[License-review] Approval: Server Side Public License, Version 2 (SSPL v2)

Smith, McCoy mccoy.smith at intel.com
Tue Mar 12 17:44:36 UTC 2019

>>-----Original Message-----
>>From: License-review [mailto:license-review-bounces at lists.opensource.org] On Behalf Of Josh Berkus
>>Sent: Tuesday, March 12, 2019 10:30 AM
>>To: License submissions for OSI review <license-review at lists.opensource.org>
>>Subject: Re: [License-review] Approval: Server Side Public License, Version 2 (SSPL v2)

>>I'm very disappointed in this.  While I don't care for the way the SSPL was introduced, this license poses interesting questions about how copyleft can be extended (or not) and how the OSD's clauses about software packaging need to change in a SaaS world.

How would you propose the OSD be changed?  I think there were various objections to SSPL over the course of discussion, mainly around OSD 9 (with differing opinions on the interpretation and effect of OSD 9), but many of the other objections were around drafting clarity or legal issues like copyright misuse.  I'm not sure any of those were directed at a SaaS business models, although some were directed on the perceived business model of MongoDB.

>>If nothing else, SSPL was a serious license proposal and deserved serious consideration it didn't get.  This was a dramatic failure of the license-review process, and I think shows that this group needs to be reconstituted.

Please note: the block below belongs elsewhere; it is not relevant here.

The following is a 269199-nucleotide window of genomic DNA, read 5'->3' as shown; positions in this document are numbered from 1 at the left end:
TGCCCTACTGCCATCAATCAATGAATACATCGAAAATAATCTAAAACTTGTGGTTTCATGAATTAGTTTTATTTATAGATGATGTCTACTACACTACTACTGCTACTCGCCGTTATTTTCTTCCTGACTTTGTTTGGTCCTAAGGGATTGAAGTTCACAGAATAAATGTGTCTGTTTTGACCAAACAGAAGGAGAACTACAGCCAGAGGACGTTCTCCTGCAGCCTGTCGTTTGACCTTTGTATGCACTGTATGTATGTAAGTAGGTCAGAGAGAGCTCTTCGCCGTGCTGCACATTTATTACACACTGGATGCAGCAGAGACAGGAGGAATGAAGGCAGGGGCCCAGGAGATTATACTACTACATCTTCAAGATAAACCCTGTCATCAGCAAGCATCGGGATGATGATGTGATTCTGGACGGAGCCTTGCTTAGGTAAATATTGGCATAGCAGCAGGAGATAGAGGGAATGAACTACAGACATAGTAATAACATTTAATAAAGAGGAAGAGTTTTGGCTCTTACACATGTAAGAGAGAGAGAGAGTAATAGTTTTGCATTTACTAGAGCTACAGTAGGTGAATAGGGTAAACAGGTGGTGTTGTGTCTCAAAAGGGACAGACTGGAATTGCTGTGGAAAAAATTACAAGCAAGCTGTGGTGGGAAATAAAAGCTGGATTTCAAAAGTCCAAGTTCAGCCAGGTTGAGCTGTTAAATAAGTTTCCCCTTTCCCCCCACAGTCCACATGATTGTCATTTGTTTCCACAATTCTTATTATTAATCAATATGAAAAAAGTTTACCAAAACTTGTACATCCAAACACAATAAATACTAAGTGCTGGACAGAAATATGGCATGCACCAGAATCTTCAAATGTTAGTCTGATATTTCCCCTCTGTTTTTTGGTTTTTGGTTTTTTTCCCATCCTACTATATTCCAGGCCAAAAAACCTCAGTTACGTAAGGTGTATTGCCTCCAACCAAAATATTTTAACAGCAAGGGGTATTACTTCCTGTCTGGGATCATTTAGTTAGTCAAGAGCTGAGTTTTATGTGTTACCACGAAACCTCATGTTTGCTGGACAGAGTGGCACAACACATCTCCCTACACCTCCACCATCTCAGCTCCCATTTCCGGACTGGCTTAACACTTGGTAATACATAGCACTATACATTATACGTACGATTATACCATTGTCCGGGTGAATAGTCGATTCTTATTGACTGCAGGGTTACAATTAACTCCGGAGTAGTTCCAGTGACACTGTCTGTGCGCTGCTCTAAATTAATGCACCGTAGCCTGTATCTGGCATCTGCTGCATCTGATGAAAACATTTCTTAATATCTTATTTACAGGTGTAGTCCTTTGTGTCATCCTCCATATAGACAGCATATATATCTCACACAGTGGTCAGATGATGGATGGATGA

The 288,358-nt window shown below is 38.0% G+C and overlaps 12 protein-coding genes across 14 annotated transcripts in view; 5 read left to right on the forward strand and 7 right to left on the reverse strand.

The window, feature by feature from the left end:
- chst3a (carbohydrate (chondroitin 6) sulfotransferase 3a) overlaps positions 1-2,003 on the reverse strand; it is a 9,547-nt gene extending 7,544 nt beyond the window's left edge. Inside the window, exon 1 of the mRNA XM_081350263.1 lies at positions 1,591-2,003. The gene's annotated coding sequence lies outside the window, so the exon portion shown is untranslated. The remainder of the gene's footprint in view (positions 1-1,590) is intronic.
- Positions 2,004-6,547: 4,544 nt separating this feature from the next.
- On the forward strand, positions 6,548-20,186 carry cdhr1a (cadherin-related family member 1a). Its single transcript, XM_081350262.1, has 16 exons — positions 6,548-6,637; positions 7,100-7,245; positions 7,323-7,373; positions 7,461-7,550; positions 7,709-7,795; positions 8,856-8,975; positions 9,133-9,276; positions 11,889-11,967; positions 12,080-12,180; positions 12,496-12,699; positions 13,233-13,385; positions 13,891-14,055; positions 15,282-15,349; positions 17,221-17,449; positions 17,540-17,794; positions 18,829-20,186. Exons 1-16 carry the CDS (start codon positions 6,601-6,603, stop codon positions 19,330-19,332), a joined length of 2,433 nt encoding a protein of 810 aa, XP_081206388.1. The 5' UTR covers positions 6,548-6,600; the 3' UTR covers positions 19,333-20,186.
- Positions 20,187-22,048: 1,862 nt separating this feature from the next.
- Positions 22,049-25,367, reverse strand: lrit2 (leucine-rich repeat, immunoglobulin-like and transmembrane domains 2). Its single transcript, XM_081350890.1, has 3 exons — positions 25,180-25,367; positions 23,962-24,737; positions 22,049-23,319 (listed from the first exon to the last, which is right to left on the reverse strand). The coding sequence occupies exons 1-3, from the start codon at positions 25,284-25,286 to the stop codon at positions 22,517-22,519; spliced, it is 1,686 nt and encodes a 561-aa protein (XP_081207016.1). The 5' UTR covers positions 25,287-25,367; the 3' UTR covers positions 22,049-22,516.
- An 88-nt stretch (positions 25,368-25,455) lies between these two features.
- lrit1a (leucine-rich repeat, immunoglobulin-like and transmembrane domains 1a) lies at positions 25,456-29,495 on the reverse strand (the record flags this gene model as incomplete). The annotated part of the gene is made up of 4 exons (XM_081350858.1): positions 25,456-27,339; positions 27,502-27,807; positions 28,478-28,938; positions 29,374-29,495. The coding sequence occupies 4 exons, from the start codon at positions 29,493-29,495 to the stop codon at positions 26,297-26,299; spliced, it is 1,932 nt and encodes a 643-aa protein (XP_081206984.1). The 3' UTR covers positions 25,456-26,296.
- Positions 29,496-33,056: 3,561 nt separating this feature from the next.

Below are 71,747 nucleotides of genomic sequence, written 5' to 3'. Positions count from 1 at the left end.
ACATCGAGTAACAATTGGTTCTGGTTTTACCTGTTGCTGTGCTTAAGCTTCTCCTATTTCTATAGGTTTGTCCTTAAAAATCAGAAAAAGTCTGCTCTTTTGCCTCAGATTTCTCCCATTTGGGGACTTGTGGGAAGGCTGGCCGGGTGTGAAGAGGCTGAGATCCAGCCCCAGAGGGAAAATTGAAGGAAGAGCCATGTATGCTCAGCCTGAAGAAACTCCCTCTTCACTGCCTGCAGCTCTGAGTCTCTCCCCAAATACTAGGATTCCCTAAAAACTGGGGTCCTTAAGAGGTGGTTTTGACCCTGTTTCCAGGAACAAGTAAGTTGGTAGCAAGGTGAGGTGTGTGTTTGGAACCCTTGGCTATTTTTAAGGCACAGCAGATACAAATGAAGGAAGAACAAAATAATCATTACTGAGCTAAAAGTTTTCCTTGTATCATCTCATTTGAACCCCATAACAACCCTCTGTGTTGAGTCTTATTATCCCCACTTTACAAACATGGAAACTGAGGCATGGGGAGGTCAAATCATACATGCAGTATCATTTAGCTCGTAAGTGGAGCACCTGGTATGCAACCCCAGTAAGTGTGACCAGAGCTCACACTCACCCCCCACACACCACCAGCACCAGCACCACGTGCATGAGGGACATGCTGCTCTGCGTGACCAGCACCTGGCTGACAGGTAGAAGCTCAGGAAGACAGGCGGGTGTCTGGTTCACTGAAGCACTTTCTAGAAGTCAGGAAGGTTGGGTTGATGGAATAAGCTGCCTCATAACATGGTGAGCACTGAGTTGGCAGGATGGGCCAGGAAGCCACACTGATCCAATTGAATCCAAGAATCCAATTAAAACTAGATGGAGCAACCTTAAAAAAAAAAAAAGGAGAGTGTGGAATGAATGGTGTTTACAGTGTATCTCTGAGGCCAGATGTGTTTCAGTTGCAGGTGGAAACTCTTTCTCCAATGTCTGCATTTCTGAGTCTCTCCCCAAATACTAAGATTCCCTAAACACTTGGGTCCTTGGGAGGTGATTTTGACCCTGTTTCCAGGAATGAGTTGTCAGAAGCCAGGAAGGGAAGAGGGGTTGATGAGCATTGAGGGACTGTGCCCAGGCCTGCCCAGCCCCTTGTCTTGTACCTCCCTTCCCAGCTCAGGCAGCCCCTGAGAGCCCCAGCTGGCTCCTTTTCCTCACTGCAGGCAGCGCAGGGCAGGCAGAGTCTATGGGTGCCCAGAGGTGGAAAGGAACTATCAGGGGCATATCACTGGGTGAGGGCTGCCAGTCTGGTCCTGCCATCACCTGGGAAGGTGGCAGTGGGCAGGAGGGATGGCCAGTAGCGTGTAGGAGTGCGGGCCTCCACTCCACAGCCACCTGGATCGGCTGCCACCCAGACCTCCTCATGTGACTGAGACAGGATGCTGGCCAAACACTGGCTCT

>>Where was the report back from CopyleftConf?  Where was the legal discussion around whether the things that Mongo wants are actually licensable?  Instead of review, this ended in an endurance race of ad hominem attacks against MongoDB Inc.  It's frankly embarassing.

I believe that all of the presentations at CopyleftConf were recorded, but I don't see on their website any recorded content.   Karen Sandler or Bradley Kuhn might know if/when content will be available.  I don't recall a specific discussion of SSPL at that conference, although there were some general discussions (including my presentation) about the evolution of copyleft and how to approach it.

>>We need a real process around license approval that isn't "outlast the licensing wonks with the most free time."  This clearly isn't working, and SSPL, like several other licenses over the last year, deserves a fair hearing on the merits of the license itself.

Is there a different process you think would be fairer?  How would it work?
FWIW I don't have a lot of free time, but I do post on this list with some frequency.  And I probably qualify as a licensing wonk.

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